RNA was extracted from cells with Trizol® (Sigma). For RT–PCR, a Superscript™ One-Step RT–PCR with Platinum® Taq kit was used, utilizing cDNA specific primer pairs, following procedures suggested by the manufacturer (Invitrogen). Products from the reactions were separated by agarose gel electrophoresis, stained with ethidium bromide, visualized by UV-transillumination and photographed. Reactions contained the following primers: RecQL1 5′ primer 5-ATGGCGTCCGTTTCAGCTCTA-3, 3′ primer 5-TAACATTCATATCAGGCATCATCG-3; RAD54L 5′ primer 5-ATGAGGAGGAGCTTGGCTCCC-3, 3′ primer 5-ACCCAGACCAGCTGGTTATCA-3; RAD51C 5′ primer 5-ATGCGCGGGAAGACGTTCCGC-3, 3′ primer 5-TTGAGATTTGTTTCTGGGTTA-3
SCE assays were performed as described previously (27). Briefly, HeLa cells grown to ≈60% confluency, 24 h after the first transfection with siRNA, were grown for 48 additional hours (two cell cycles) in the presence of 20 µM BrdU. The cells were then incubated with 0.1 µg/ml Colcemid for 2 h. The cells were harvested with Trypsin, swelled for 20 min in 75 mM KCl and fixed for 30 min in methanol:acetic Acid (3:1). The cells were dropped onto moist 45°C pre-warmed glass slides and allowed to air dry. The slides were aged overnight and stained with 100 µg/ml Hoechst 33258 in dH2O for 20 min at 25°C. The slides were then bleached with a 120-watt plant light at a distance of 20 cm for 3 h. The slides were next stained with 10% Giemsa stain for 15 min. The slides were air-dried and mounted with glass coverslips in Permount® (Sigma). For MMC-induced SCE, Mitomycin C (MMC) was added to the culture at a final concentration of 60 nM for 16 h prior to harvesting. Slides were analyzed with Nikon E800 bright-field microscope equipped with a 100× objective. Pictures were taken with a digital camera.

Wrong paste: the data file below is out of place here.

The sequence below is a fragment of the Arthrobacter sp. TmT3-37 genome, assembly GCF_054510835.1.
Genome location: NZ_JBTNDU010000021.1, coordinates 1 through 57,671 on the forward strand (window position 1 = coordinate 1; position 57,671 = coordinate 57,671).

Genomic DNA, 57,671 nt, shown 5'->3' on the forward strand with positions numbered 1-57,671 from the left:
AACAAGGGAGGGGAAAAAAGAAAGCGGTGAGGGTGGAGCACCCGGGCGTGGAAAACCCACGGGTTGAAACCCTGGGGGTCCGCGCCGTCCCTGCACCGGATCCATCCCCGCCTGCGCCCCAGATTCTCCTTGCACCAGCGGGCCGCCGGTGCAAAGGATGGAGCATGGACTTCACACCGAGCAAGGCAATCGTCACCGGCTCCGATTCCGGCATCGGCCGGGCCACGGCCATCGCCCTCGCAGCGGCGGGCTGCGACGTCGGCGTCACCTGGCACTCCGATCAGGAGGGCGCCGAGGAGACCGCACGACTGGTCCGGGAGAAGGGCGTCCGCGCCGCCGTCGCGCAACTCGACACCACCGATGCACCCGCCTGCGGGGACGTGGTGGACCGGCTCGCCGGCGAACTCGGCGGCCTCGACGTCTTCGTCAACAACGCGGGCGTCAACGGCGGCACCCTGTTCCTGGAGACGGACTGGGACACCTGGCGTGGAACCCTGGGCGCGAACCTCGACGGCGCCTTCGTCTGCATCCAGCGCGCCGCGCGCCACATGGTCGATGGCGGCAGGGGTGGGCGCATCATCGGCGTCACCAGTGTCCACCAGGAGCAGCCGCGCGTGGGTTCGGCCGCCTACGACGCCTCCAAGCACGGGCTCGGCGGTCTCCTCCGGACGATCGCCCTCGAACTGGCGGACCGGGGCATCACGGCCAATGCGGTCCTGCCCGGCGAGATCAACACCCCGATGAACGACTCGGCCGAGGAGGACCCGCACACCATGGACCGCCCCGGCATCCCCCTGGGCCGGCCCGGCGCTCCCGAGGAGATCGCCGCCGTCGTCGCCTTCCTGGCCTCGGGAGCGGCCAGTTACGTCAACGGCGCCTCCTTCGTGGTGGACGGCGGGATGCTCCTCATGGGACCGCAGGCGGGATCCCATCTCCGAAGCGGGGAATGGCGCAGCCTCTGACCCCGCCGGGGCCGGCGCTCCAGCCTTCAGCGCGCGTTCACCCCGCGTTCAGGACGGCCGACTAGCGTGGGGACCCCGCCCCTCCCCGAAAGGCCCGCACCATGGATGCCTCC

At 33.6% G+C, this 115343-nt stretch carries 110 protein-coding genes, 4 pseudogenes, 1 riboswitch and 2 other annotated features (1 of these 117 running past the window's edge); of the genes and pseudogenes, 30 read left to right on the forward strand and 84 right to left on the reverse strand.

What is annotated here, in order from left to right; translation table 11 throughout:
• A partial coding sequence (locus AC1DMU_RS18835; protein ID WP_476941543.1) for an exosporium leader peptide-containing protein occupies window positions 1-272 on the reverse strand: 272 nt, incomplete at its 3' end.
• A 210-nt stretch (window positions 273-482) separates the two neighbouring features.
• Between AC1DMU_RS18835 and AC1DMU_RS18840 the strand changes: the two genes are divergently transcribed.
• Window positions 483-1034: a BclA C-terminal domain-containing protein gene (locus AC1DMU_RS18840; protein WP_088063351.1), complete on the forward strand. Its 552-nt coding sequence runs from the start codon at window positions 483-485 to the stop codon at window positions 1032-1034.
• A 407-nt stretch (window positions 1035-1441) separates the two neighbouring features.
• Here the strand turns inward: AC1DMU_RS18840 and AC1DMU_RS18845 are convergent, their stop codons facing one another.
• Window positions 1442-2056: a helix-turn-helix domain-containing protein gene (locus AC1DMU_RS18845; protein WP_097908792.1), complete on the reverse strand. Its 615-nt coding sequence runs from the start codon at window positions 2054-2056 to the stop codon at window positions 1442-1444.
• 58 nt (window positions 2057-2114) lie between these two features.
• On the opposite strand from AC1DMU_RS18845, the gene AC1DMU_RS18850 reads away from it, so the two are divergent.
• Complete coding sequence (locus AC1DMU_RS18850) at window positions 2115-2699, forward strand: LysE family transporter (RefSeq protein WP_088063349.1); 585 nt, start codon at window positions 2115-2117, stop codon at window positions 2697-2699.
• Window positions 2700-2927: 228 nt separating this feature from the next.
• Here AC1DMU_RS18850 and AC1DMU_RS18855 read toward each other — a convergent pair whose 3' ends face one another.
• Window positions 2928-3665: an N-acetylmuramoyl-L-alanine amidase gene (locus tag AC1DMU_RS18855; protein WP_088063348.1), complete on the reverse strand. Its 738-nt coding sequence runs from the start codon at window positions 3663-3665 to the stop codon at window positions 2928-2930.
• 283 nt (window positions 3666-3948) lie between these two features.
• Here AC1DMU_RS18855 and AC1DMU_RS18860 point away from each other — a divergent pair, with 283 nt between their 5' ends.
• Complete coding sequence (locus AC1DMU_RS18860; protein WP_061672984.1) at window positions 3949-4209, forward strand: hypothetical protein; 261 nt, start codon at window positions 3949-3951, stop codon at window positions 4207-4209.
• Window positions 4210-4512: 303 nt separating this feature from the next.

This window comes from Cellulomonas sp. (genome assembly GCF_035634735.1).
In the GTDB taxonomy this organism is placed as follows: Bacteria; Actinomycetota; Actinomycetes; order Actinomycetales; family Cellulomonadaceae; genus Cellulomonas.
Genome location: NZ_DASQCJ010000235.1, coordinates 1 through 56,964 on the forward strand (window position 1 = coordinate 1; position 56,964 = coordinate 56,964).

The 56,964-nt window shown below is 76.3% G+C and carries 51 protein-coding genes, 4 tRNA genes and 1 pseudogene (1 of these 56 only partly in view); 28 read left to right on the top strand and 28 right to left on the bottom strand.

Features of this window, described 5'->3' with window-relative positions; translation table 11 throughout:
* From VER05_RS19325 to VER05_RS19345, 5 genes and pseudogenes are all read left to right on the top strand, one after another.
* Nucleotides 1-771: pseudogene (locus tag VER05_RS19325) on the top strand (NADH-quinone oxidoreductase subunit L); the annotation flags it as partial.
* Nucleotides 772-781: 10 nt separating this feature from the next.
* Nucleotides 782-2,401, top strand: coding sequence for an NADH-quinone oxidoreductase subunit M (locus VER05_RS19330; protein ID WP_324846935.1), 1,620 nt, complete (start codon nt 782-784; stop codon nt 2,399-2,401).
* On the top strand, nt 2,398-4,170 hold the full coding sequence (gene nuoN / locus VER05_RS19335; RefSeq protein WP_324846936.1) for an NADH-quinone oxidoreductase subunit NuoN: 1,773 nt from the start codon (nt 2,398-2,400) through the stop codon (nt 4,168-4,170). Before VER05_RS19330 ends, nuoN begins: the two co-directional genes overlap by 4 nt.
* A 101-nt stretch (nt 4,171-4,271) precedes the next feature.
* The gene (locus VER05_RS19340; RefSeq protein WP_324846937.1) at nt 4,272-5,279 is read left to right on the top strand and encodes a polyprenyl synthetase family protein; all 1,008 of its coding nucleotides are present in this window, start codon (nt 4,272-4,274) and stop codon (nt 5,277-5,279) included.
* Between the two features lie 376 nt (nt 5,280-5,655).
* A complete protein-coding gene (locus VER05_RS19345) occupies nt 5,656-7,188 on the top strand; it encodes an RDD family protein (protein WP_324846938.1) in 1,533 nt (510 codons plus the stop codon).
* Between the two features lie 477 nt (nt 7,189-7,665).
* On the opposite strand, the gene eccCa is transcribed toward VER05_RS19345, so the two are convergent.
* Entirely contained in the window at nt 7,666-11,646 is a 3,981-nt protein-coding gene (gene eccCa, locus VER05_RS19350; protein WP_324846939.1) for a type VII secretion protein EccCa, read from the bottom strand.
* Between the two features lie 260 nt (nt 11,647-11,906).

The factor(s) mediating the branch migration of HJs in human cells remains undefined since nuclear extracts prepared from BLM−/− and WRN−/− cell lines still possess comparable levels of ATP-dependent HJ branch migration activity (10). We therefore set out to identify the protein(s) responsible for the predominant ATP-dependent HJ branch migration activity present in human cell lines using biochemical purification. To accomplish this, we utilized an in vitro assay employing synthetic 32P-labelled Holliday junctions (Figure 1A). The synthetic HJs contain a 26 bp homologous core flanked by regions of non-homology, as described previously (10). This assay detects both ATP-dependent HJ branch migration and HJ cleavage activity. ATP-dependent HJ branch migration leads to the formation of splayed DNAs whereas HJ cleavage produces nicked DNA products. Employing the in vitro assay, we followed ATP-dependent HJ branch migration activity through an extensive chromatographic fractionation of HEK293 cell nuclear extracts (Figure 1B). Owing to the presence of non-specific nucleases, the assays performed on early chromatography steps contained sonicated salmon sperm DNA in addition to the synthetic 32P-labelled synthetic HJs. The nuclear extract was first subjected to phosphocellulose chromatography. The extract was loaded in a buffer containing 100 mM KCl and the bound proteins were eluted with sequential steps of buffer containing 350 mM, 600 mM and 1 M KCl. These fractions were then assayed for HJ processing activities. As depicted in Figure 1C, ATP-dependent HJ branch migration activity was detected in the 350 mM fraction, whereas the majority of HJ cleavage activity was present in the 600 mM fraction. We believe that a portion of this cleavage activity is the same as an activity previously described as Resolvase A, because after further fractionation an identical cleavage pattern was observed (data not shown) (28). The 350 mM fraction containing ATP-dependent HJ branch migration activity was then subjected to chromatographic fractionation on four more resins as summarized in Figure 1B. By the third column step (SP-Sepharose), all HJ cleavage activity was removed from the peak of branch migration activity. The final step of chromatography was a Superdex-200 gel filtration column. As depicted in Figure 2A, HJ branch migration activity eluted from the Superdex-200 column with an apparent molecular mass of 150 kDa. Silver staining of an SDS–polyacrylamide gel loaded with fractions from the Superdex-200 column revealed that HJ branch migration activity coeluted with a polypeptide of ~70 kDa (Figure 2B). Mass spectrometry analysis identified this polypeptide as RecQL1. Owing to its gel filtration elution profile, we predict that RecQL1 is likely a homodimer, consistent with a previous report (29). The HJ branch migration activity exhibited by purified RecQL1 requires ATP (Figure 2C). Based on purification yields, RecQL1 appears to be a fairly abundant protein. Assuming a 25% yield and the protein concentration by Bradford assay, we estimate that there are at least 50000 molecules of RecQL1 per nucleus in log phase HEK293 cells. The latter is similar to the 21000 molecules estimated in EBV-immortalized lymphoblastoid cells (30). The same assay led to the purification of RecQL1 as the most abundant HJ branch migration activity in HeLa cells as well as HEK293 (data not shown).